Crash helmets for golfers are being called upon by a health, safety and employment agency in a bid to reduce the financial burden of head injuries from errant golf balls.
As first reported on Golf Punk, a health & safety expert from Protecting.co.uk claims thousands of pounds are being shelled out each year for head injury claims on the golf course.
The biggest incident involving a head injury on the golf course happened at the Ryder Cup at Le Golf National five weeks ago when Brooks Koepka sent his tee shot into the crowd where a lady spectator reportedly lost eyesight in one eye.
Following the incident, the lady has since pushed for a claim. At the time of the incident, Koepka said it was "one of the worst days of my life."
A week later on the European Tour, a spectator was then struck in the head by Tyrrell Hatton's wayward golf shot during the Dunhill Links in Scotland.
According to the latest stats, between 16 and 41% of amateur golfers are injured each year. Golf has an injury rate of 1.8 per 1,000, while rugby's injury rate is 1.5 per 1,000.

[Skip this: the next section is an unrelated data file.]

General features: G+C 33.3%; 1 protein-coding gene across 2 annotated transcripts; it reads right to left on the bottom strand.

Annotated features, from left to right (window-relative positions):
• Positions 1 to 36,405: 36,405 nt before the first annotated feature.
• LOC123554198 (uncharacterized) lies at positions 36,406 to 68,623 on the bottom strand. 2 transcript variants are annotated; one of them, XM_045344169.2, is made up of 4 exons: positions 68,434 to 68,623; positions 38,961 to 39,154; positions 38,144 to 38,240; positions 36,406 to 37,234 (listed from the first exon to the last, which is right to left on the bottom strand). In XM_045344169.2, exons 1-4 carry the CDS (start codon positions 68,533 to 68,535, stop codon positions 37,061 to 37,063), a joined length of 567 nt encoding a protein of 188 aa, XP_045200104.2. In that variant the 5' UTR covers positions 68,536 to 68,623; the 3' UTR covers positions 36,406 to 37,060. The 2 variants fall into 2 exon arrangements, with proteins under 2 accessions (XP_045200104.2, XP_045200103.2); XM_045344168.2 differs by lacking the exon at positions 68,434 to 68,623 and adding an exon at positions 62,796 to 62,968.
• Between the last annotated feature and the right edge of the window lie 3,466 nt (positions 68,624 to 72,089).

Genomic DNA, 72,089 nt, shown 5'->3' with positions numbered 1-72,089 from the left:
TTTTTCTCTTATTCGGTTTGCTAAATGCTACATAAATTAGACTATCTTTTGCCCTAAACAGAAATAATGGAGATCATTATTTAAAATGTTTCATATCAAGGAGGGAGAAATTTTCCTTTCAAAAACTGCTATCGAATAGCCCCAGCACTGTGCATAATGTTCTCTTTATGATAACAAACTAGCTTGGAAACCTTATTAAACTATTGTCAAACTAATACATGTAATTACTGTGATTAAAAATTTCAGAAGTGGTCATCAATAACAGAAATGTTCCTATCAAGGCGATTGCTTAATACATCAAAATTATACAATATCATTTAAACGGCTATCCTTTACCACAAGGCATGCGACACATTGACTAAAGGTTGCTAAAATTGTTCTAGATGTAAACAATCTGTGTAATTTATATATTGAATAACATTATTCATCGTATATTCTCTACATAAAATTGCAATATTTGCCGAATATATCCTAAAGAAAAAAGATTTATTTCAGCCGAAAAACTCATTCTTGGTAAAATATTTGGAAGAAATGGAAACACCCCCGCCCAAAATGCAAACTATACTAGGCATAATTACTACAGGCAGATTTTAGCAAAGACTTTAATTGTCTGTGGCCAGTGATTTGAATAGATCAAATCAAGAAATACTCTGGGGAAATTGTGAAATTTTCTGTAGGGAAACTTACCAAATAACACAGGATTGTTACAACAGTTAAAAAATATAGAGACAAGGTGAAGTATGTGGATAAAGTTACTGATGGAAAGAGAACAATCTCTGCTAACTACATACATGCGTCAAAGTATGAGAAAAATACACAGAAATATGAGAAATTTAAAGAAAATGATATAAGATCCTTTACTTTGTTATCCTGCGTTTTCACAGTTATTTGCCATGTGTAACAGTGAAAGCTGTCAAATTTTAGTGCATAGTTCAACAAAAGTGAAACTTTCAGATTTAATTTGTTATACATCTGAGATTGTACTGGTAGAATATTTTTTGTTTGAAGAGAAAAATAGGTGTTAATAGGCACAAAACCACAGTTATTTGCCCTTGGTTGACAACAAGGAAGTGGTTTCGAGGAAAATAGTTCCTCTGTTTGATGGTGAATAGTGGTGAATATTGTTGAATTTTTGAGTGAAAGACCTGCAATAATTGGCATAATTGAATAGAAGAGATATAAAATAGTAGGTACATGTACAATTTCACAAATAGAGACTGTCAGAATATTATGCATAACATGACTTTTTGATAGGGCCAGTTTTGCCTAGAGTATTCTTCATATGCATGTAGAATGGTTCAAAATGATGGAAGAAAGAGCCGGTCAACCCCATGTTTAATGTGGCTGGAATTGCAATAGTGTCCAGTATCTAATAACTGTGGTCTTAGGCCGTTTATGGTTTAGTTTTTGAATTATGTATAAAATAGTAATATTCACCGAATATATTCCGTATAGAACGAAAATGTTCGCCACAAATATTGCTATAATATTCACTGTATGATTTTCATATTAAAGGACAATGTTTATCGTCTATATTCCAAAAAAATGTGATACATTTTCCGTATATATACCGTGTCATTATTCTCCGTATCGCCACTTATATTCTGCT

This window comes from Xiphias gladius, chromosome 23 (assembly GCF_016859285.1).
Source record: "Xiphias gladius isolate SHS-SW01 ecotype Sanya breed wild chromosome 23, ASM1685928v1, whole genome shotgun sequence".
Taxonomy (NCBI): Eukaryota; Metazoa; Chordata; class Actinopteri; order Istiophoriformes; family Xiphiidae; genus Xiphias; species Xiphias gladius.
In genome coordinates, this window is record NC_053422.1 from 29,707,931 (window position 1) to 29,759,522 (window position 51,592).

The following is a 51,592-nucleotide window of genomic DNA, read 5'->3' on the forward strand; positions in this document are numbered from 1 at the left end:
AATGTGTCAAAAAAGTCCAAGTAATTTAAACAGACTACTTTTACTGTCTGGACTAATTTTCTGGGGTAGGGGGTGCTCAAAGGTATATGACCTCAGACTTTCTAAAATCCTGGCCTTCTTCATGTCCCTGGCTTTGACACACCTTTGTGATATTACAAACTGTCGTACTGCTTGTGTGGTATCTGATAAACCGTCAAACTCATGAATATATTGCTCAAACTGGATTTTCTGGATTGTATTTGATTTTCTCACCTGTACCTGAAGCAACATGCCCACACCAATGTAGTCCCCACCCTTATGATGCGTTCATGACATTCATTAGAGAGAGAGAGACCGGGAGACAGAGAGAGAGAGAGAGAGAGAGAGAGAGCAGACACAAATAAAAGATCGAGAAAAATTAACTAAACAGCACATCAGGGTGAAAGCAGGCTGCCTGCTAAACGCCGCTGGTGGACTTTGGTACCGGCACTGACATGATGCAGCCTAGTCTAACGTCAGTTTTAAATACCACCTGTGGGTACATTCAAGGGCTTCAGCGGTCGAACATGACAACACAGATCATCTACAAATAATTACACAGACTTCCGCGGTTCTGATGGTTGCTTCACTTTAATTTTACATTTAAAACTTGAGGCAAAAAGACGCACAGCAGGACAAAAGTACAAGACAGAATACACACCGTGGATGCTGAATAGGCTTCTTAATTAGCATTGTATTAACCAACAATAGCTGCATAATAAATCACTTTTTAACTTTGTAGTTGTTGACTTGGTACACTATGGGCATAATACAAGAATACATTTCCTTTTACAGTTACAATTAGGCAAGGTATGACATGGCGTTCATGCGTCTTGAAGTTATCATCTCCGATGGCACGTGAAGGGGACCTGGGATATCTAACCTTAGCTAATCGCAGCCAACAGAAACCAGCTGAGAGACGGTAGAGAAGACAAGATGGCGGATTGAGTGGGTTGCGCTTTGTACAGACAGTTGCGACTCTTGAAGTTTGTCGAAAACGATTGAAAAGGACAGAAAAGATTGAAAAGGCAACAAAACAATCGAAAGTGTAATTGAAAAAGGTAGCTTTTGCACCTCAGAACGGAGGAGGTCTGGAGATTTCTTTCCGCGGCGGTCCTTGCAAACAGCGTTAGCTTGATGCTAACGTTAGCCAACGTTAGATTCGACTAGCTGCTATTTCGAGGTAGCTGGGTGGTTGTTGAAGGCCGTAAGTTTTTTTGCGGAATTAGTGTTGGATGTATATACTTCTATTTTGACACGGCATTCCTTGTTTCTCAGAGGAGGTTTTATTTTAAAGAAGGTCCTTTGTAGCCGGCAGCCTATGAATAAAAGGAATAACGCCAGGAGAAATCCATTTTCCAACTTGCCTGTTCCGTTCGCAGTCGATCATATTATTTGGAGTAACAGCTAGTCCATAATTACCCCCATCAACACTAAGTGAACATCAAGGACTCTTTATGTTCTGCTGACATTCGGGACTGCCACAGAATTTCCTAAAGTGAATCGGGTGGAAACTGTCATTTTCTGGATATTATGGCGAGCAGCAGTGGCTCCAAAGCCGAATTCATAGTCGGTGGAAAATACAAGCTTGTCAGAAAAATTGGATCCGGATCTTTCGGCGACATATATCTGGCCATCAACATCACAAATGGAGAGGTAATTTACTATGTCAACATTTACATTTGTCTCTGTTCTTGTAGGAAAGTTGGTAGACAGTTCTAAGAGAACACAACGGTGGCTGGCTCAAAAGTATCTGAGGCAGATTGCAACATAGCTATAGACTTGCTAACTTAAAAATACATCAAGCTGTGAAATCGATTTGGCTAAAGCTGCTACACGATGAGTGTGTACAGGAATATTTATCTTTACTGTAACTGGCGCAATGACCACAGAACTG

"If you look at a selection of other sports played in the UK, both contact and non-contact, there are measures in place to reduce injury," said Protecting.co.uk's Chris Hall.
"For example, amateur and lower-league rugby clubs insist on protective helmets; martial arts classes provide pads for their students - and this is not just to prevent injury. It's because financially, it makes sense for clubs (and their insurers) to prove they've reduced harm wherever possible.
"Public safety campaigns are crucial to changing the status quo. Cyclists are aware that helmet use is recommended. With enough support from insurers, businesses and health & safety professionals, a similar scenario could happen with golfers."